Watch This offers movie recommendations inspired by new releases, premieres, current events, or occasionally just our own inscrutable whims. This week: With the release of Andy Samberg’s Palm Springs and the latest Ghostbusters sequel getting pushed to 2021, we’re highlighting movies starring Saturday Night Live alumni.
When Martin Short says, “I’m gonna go big,” he means it. Especially when he’s making that declaration 18 minutes into Clifford, a movie where he’s already been pummeled by a suitcase, flung a toy dinosaur into the air from an airplane tray table, and made an apoplectic Richard Kind look like he’s underacting. If there’s a unifying trait to Short’s performances in SCTV, Saturday Night Live, and the 1994 cult classic that was essentially the end of “Martin Short, Movie Star,” it’s bigness. Which is ironic in that last case, because the visuals of Clifford do as much as they can to make Short, playing a 10-year-old boy hellbent on visiting a prehistoric theme park, appear very small.
Short is one of our last great variety performers, an actor of range who can carry a tune and whose wild physicality both translates to choreography and plays all the way to the cheap seats. Before he was a kid in Clifford, he played characters like Ed Grimley, Jackie Rogers Jr., and Ned Nederlander with the busting-out-all-over energy of a child—something that kills in a sketch, but can be difficult to sustain for an entire feature. Clifford puts this to the test: Every new set piece, every absurd escalation in the battle of wits between Clifford (Short) and his architect uncle Martin (Charles Grodin), risks burning the audience out. Contemporary reviews suggests it did just that, leaving a Rotten Tomatoes fossil record littered with criticisms like “wearying,” “obnoxious,” and “gimmicky.” Yet if you’re tuned into Short’s peculiar wavelength, his indefatigability keeps Clifford aloft. Just when you think he and the movie might be losing steam, director Paul Flaherty (another SCTV alum) sends them galloping across a train platform, belting out a Judy Garland impression.
Clifford is full of huge swings like this, and a remarkable number of them connect—each a defiant gesture against conventional wisdom. Most movies don’t cast an established, 40-year-old star as an elementary schooler whose tailor apparently specializes in clothes for Angus Young ventriloquist dummies. Most film comedies wouldn’t position that manchild as a vessel of grinning malevolence preternaturally gifted at manipulating people as well as electronics. Clifford could be read as a devilish parody of the “kids rule, adults drool” capers that rode to the multiplex on the coattails of Home Alone and Nickelodeon, were it not for the fact that Clifford was shot the same year as Kevin McCallister’s first encounter with the Wet Bandits, only to become one of several movies waylaid by the bankruptcy of Orion Pictures. Imagine building the elaborate, only-in-the-movies combination of Audio-Animatronics and roller coaster design that plays the setting for Clifford’s climax, only to wait four years before getting to show it off—and then having to wait even longer for the film’s reputation to be rehabilitated by comedy geeks and the kids who’d grown up watching it on VHS.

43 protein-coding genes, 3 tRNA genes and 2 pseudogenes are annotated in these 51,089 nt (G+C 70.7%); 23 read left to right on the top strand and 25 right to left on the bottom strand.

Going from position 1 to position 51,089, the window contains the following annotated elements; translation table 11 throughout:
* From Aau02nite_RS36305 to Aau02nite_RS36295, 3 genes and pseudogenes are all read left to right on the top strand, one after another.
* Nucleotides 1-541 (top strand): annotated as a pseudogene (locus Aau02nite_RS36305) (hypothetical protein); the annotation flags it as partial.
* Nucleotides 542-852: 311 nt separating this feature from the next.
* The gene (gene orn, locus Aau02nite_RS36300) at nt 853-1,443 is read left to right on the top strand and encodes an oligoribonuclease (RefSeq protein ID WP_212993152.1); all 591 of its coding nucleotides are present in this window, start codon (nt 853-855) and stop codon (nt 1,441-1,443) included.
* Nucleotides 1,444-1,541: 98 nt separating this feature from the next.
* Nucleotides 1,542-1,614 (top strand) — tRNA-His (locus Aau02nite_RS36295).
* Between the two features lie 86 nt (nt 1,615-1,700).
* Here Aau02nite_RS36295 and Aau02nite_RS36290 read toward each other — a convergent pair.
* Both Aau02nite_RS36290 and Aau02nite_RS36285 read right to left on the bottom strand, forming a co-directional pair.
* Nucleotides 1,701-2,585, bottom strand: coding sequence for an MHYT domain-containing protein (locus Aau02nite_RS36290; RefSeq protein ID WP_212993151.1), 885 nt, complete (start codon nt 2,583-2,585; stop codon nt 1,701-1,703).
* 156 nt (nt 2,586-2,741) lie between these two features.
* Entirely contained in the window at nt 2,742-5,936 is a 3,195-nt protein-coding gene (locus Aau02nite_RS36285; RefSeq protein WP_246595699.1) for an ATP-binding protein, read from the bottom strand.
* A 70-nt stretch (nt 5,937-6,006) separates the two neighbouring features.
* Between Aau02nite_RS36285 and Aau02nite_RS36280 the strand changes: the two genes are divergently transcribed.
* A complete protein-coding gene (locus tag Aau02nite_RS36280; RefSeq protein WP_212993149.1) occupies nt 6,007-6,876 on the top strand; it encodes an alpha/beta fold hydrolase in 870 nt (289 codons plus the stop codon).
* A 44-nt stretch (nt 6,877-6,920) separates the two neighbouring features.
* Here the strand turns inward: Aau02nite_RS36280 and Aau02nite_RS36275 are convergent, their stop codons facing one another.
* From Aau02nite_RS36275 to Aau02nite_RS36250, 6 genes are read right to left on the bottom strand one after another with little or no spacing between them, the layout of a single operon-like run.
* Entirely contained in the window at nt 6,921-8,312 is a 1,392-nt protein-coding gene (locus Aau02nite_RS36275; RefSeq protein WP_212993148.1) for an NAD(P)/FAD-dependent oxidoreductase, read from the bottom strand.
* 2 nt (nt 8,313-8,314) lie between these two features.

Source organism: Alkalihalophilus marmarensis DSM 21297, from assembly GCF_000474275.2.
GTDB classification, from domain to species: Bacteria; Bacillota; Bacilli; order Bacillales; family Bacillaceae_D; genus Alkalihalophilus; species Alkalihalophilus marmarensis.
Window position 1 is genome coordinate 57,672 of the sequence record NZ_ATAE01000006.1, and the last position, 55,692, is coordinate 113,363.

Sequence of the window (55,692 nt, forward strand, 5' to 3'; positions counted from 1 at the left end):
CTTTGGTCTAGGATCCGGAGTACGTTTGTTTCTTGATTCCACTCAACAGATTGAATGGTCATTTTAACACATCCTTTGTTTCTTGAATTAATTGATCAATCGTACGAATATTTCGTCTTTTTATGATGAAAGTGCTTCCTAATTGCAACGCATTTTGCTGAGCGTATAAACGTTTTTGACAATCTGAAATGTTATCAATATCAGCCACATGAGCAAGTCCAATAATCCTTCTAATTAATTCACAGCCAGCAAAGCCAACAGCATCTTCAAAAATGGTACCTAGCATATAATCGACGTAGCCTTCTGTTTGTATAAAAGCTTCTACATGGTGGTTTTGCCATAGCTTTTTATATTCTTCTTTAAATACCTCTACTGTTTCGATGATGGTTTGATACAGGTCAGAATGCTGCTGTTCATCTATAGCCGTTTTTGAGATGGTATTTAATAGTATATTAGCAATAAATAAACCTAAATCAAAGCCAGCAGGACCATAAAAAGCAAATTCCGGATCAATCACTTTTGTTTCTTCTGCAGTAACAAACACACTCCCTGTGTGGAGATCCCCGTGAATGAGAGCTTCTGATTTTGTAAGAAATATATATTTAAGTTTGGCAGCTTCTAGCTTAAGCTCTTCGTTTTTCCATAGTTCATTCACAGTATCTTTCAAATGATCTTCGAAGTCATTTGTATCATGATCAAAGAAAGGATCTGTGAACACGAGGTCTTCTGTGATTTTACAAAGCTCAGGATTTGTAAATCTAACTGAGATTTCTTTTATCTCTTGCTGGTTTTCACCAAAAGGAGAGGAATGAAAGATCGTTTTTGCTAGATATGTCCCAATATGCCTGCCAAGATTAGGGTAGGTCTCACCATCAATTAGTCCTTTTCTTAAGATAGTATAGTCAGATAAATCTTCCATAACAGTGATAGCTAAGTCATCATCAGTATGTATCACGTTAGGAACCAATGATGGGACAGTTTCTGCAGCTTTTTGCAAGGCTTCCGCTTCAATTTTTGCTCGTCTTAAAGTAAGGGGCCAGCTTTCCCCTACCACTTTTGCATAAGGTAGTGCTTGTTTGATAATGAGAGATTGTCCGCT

In the time that passed between Clifford’s completion and its release, Grodin had fronted the first two Beethoven movies, doing a parallel-universe take on Martin’s mounting middle-aged-square exasperation opposite a Saint Bernard. He’s indispensable here, providing Short with a foil who plausibly won’t put up with Clifford’s tomfoolery, but can also go as big as his co-star if need be. (The crowning achievement of Flaherty’s direction involves putting Short, Grodin, and Kind in the same film while disguising all the giant cartoon bite marks they’ve left in the scenery.) There are times when Clifford is practically a two-hander powered by the friction between Short and Grodin’s outrageously selfish characters: The boy using his uncle to get a trip to Dinosaur World, the man using his nephew to convince his fiancé, Sarah (Mary Steenburgen), that he’s ready to start a family.
There’s an argument to be made for Clifford as a projection of the anxieties of first-time parenthood, Short embodying the worst-case-scenario a guy like Martin would dream up. But that’s awfully highfalutin for a film that builds space into a house party sequence in order for Short to channel Ed Grimley on the dance floor. Somewhere in the journey from script to screen, someone tried to force filmmaking norms of growth and resolution onto Clifford, but as important as its lessons in empathy are, it’s a lot better when it’s allowed to just be itself: 90 minutes articulating Short’s tactic of entertainment at all costs. Clifford believes, perhaps incorrectly, that “Dinosaur World is the only place where a boy like me can be happy.” Clifford is the only movie where Martin Short can be Martin Short.
The film recognizes that this is all very strange. As Martin starts to come unglued, he wraps up a heart-to-heart by barking at his nephew: “Look at me like a human boy!” As Grodin speaks the idiosyncratically fussy language of Clifford, his dialogue plays over footage of Short pulling faces and adjusting his posture. Every choice—the camera holding on Short, the actor’s glassy-eyed countenance, the way Martin’s rising temperature causes Grodin to slam one line into the next—couldn’t happen in any other movie. Who else would think to let it happen this way, or even allow it to? That’s the cracked genius of Clifford in a nutshell.